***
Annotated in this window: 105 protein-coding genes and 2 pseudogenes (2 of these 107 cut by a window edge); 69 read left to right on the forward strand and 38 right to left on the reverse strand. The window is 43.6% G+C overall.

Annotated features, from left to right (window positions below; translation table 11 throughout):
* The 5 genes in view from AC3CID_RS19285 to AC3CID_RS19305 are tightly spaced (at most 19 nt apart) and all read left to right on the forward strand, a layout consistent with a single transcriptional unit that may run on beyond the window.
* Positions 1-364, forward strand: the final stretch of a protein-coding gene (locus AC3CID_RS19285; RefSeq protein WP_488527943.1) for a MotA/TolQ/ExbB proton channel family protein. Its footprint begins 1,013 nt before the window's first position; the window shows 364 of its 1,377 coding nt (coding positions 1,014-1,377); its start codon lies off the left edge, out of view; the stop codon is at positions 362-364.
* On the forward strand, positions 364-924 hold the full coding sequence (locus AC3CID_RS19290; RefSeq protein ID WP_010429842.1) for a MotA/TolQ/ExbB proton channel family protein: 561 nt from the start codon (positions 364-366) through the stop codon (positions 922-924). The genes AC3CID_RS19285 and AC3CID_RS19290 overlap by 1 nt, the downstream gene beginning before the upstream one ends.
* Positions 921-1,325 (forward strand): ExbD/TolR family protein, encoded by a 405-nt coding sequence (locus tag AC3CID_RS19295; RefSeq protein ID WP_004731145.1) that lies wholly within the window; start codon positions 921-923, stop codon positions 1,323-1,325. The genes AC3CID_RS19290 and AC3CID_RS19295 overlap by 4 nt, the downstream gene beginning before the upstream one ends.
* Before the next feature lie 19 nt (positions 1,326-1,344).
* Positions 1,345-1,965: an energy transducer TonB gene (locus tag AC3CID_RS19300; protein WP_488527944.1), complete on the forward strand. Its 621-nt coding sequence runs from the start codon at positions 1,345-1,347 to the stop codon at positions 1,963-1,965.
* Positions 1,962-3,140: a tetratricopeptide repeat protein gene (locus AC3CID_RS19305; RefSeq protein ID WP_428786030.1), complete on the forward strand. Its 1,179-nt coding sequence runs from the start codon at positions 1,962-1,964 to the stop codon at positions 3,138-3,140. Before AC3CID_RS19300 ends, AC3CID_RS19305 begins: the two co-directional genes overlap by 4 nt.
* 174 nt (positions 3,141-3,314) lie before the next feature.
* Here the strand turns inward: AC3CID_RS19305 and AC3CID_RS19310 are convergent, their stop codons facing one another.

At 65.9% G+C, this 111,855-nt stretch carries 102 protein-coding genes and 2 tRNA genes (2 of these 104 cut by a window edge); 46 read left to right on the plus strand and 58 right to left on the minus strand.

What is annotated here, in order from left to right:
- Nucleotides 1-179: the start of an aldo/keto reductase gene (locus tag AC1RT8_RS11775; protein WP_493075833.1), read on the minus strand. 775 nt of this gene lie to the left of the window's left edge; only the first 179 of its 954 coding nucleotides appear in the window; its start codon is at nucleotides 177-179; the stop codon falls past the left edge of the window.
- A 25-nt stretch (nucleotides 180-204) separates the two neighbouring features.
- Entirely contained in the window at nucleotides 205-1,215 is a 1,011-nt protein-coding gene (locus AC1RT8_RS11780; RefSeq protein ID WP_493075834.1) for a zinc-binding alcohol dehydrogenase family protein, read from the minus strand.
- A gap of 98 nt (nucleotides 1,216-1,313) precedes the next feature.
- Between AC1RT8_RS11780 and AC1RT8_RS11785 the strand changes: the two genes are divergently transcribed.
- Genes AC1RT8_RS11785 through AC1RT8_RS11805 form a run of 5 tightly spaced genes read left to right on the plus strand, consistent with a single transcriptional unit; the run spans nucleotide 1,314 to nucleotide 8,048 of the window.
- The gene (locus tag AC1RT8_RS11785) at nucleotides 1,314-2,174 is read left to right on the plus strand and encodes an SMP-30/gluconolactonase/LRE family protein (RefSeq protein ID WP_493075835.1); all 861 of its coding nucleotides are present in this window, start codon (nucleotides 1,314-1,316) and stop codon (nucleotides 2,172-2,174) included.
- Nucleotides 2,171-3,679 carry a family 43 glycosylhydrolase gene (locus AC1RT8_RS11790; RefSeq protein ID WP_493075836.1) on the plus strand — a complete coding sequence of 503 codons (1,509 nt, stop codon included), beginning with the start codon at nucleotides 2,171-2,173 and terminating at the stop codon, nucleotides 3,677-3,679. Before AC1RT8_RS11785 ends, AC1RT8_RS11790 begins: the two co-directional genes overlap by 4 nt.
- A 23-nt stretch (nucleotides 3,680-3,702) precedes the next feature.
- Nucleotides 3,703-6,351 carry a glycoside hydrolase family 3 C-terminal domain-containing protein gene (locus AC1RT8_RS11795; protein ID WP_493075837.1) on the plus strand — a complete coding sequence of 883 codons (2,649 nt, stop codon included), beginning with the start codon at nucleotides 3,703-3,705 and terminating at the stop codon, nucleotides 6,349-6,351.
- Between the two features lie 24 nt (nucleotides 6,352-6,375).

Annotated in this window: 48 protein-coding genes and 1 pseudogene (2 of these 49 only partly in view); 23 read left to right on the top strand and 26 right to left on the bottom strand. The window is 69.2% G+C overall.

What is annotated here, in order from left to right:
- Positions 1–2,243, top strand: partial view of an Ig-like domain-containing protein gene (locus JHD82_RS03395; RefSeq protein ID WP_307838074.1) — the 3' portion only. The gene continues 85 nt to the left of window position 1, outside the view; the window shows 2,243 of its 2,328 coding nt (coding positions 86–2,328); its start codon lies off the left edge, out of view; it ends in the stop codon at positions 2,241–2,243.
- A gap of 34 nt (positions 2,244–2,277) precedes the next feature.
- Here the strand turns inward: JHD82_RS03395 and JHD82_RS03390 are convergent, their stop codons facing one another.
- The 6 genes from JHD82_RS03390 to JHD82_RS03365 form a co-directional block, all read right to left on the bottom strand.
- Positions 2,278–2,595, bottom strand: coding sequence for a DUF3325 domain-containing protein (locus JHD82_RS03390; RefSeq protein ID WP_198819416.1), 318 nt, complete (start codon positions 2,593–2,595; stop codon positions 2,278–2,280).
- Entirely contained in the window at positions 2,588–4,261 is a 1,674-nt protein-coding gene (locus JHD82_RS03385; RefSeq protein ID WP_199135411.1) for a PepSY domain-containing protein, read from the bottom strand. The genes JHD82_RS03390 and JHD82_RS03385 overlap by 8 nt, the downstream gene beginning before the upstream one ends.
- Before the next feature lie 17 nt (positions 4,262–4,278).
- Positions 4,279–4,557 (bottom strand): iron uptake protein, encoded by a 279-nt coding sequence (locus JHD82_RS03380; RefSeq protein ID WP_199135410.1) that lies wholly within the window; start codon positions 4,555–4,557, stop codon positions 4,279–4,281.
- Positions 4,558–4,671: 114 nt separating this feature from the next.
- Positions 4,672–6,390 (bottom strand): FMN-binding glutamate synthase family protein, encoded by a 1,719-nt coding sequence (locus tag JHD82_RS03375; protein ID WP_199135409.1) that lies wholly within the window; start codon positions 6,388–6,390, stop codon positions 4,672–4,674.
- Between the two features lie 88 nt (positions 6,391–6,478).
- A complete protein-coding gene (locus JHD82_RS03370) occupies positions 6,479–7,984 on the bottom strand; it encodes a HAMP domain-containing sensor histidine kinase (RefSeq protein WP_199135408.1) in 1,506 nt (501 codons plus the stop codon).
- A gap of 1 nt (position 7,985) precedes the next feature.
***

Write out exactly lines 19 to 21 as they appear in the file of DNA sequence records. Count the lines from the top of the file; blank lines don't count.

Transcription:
- Genes AC1RT8_RS11785 through AC1RT8_RS11805 form a run of 5 tightly spaced genes read left to right on the plus strand, consistent with a single transcriptional unit; the run spans nucleotide 1,314 to nucleotide 8,048 of the window.
- The gene (locus tag AC1RT8_RS11785) at nucleotides 1,314-2,174 is read left to right on the plus strand and encodes an SMP-30/gluconolactonase/LRE family protein (RefSeq protein ID WP_493075835.1); all 861 of its coding nucleotides are present in this window, start codon (nucleotides 1,314-1,316) and stop codon (nucleotides 2,172-2,174) included.
- Nucleotides 2,171-3,679 carry a family 43 glycosylhydrolase gene (locus AC1RT8_RS11790; RefSeq protein ID WP_493075836.1) on the plus strand — a complete coding sequence of 503 codons (1,509 nt, stop codon included), beginning with the start codon at nucleotides 2,171-2,173 and terminating at the stop codon, nucleotides 3,677-3,679. Before AC1RT8_RS11785 ends, AC1RT8_RS11790 begins: the two co-directional genes overlap by 4 nt.